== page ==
Not long ago, researchers from AlienVault Labs had discovered a spear phishing attack targeting several organizations in Central Tibet. The attacks have since continued, and are now shifting to targeting a wider set of activists, including those using Mac OS.
Towards the end of 2011, a group believed to be located in China, launched a series of attacks against chemical and defense companies, aiming to obtain sensitive information about the organizations themselves, and their supporters.
The attacks were given the name Nitro. However, what made headlines was the payload, a Remote Access Trojan (RAT) called Gh0st (Gh0stRAT), a relative of the Poison Ivy Trojan. At least 48 companies were believed to have been targeted in the Nitro attacks. According to AlienVault, the spear phishing campaign currently targeting Tibetan activists and supporting organizations is leveraging a new variant of Gh0stRAT, as well as another RAT that focuses on systems running Mac OS X.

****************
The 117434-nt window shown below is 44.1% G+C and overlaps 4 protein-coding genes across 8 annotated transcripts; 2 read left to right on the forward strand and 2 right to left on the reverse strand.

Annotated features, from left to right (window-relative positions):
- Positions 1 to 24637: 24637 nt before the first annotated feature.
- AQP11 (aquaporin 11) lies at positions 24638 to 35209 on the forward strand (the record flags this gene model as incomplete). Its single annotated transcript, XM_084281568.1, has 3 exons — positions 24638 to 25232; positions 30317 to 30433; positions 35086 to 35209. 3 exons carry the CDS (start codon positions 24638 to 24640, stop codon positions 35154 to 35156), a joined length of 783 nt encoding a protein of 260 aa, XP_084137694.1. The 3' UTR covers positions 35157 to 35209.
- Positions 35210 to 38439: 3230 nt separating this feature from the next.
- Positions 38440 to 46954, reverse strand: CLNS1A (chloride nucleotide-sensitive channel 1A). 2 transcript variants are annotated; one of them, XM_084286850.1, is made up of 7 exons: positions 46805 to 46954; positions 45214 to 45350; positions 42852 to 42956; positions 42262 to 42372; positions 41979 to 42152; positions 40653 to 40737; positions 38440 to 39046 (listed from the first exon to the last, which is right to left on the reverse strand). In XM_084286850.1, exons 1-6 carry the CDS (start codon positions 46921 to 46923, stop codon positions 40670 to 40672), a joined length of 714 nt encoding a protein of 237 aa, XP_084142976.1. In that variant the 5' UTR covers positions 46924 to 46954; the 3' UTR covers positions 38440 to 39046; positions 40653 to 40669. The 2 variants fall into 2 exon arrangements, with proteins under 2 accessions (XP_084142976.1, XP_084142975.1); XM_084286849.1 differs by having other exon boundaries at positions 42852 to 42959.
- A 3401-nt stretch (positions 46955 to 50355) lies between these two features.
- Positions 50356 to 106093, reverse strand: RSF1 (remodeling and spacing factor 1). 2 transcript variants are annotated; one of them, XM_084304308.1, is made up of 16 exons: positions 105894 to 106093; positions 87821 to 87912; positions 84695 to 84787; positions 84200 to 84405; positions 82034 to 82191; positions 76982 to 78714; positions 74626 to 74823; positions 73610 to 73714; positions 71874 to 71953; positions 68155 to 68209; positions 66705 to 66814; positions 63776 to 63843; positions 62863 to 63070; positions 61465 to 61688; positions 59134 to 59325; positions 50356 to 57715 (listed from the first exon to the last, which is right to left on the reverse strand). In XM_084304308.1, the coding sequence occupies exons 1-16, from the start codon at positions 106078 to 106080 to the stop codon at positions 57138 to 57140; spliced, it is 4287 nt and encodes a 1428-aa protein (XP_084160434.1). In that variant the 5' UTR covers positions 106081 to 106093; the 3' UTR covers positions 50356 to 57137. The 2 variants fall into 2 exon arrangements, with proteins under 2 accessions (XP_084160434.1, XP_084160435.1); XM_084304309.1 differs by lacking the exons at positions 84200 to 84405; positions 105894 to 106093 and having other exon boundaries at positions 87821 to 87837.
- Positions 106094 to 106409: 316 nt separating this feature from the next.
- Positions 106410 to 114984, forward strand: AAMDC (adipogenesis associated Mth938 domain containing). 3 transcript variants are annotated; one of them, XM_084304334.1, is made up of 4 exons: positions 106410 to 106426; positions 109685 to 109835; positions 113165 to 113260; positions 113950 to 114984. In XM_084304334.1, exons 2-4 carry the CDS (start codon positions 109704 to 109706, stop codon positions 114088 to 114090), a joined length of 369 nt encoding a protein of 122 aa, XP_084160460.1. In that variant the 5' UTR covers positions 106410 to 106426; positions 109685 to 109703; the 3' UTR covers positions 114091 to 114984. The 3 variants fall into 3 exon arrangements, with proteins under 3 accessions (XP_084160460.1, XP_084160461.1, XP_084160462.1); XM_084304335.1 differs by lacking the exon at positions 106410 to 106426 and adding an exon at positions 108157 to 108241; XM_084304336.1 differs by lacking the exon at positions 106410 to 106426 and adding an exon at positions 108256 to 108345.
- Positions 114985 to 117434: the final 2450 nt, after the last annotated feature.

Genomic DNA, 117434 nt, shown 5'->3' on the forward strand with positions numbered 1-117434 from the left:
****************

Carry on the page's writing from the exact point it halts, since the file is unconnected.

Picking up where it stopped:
“Continuing our research on Tibet attacks, we have found more Mac trojans and some interesting MS Office files that deliver them. The group behind these attacks is the same we have been tracking for a while,” explained AlienVault Labs manager, Jaime Blasco.
“When the victim opens the malicious Word file using Office for Mac, the shellcode writes the malicious payload on disk and executes it, and then opens a benign office file.”
The Trojan, named “Mac Control” by its authors, executes when the system starts, and will established a connection to the C&C in order to wait for commands. Investigation into the malware itself shows it has the ability to allow remote shells, as well as the ability to send, receive, and delete files.
Several samples of the malware were discovered, though none of them were detected by the major security vendors when submitted for analysis.